CIRCUMSTANCE SAUVIGNON BLANC 2021

£13.15

Stellenbosch. Circumstance Sauvignon Blanc is often described as The Pouilly Fumé of Stellenbosch. Stunning! Vegan and biodynamic.

18 in stock

SKU: 236541 Categories: ,

Description

Crushed laurel on the nose with more than a nuance of residual seaside salt. This has a big and textured palate with stone fruit and fennel hints – it is rich and minerally, showing even a slight rocky quality about it. As bracing as the wind through the vines at Waterkloof.

GRAPE Sauvignon Blanc CLOSURE Screwtop
REGION Stellenbosch VEGETARIAN Yes
VINTAGE 2020 VEGAN Yes
ABV 13.5% ORGANIC No

 

DRY     *________|________|________|________|     SWEET

LIGHT     |________|________*________|________|     FULL BODIED

NO OAK     *________|________|________|________|     OAKY

Additional information

Waterkloof

n 1993 Paul Boutinot commenced his search for a vineyard site with the potential to produce truly fine wine with a defining sense of origin. The classic areas, capable of growing naturally balanced grapes such as the Cote d’Or, Chablis, Paulliac, Barolo, etc. were either unavailable or unattainable (rich men’s toys), so he had to find a new classic. It took ten years to narrow the search down to a small area on the south-facing slopes of the Schapenberg, overlooking False Bay in the Cape. As soon as he was led up a steep ravine opening out into a hidden amphitheatre of potential, all his experience and intuition told him: THIS IS IT! Waterkloof was born, and the hard work began.

Schapenberg (Afikaans for ‘Sheep Mountain’) nestles almost in the centre of the embrace of the Hottentots-Holland and Helderberg mountains. Its highest point is 300 metres above sea level and a scant four kilometres from the False Bay coast.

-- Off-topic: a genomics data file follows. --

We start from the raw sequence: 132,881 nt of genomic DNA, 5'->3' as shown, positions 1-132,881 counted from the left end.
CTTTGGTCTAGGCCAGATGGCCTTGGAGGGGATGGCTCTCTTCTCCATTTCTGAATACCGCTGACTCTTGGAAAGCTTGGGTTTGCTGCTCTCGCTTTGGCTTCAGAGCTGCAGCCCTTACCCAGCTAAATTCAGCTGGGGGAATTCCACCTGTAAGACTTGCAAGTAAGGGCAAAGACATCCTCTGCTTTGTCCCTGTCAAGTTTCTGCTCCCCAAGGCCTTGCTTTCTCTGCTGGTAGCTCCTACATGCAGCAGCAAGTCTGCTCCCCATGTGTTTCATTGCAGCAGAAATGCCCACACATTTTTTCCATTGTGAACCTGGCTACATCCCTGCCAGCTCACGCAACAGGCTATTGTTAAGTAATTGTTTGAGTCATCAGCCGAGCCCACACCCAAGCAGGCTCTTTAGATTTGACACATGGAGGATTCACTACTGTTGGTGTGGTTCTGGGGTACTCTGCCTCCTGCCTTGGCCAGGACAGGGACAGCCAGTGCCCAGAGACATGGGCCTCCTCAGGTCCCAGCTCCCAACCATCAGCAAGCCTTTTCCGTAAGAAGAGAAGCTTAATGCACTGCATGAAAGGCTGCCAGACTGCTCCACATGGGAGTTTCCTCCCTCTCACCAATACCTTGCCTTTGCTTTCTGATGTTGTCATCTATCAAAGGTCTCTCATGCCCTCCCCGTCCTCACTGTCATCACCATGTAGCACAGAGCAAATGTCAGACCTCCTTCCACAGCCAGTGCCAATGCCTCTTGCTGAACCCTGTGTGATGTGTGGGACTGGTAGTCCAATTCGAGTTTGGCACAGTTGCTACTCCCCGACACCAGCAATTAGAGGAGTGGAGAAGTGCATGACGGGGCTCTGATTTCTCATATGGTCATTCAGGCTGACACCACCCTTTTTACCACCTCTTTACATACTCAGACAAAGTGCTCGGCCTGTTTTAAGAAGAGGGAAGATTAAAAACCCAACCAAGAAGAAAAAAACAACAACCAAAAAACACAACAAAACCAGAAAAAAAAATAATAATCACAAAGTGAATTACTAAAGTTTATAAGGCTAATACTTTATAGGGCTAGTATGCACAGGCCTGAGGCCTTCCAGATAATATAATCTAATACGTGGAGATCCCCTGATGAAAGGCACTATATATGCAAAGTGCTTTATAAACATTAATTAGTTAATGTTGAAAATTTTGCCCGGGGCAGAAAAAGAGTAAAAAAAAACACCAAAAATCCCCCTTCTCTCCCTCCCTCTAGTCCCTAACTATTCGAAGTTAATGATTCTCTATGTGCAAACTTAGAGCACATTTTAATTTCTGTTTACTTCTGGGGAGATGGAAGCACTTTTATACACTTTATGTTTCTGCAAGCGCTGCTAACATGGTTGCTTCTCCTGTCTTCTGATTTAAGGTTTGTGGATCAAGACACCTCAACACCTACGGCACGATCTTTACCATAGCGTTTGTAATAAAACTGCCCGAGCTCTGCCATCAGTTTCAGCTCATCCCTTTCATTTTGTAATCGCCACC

It used to be the hill where former Cape Colony Governor Willem Adriaan van der Stel grazed his sheep, but it was also his lookout post to identify visiting ships, allowing him to race into town and sell his produce before the competition could. These days however, more and more vineyards are being planted in the area, already known as being the coolest in the Stellenbosch wine growing region.

Although grapes were planted on Waterkloof since the early 1970s, the production of fine wines originated when the farm was planted, with some of the best material available, in the mid-1990s. Paul Boutinot took over the property just before the 2004 harvest, but the first vintage bottled under the Waterkloof name was from the 2005 harvest.

Soon after, Paul was joined by Cellarmaster Werner Engelbrecht and Farm Manager Christiaan Loots and following the wisdom of the Old World experience and soil surveys, they determined which varieties, rootstocks and trellis systems to use. A major new planting and replanting exercise was completed by 2008, with vineyard now covering 53 hectares of the 100 hectare farm.

From the outset, it was decided that the other half of the farm should be set aside to preserve the rare and abundant natural vegetation, fauna and flora (fynbos) situated on the property and in May 2008, Waterkloof was awarded Champion Status by the World Wildlife Fund’s Biodiversity & Wine Initiative, for its enterprising endeavours in this regard (click here to find out more).

Following logically from these efforts, and as a result of Paul’s experience visiting vineyards and tasting from a range of biodynamic & organic wine producers around the world, it was then decided in 2008 to begin the conversion of Waterkloof to a fully-fledged organic farm with integrated biological farming.

Finally, in 2009 a state-of-the-art gravitational cellar, tasting room and restaurant was constructed on the Schapenberg and Waterkloof began exporting its unique wines around the world.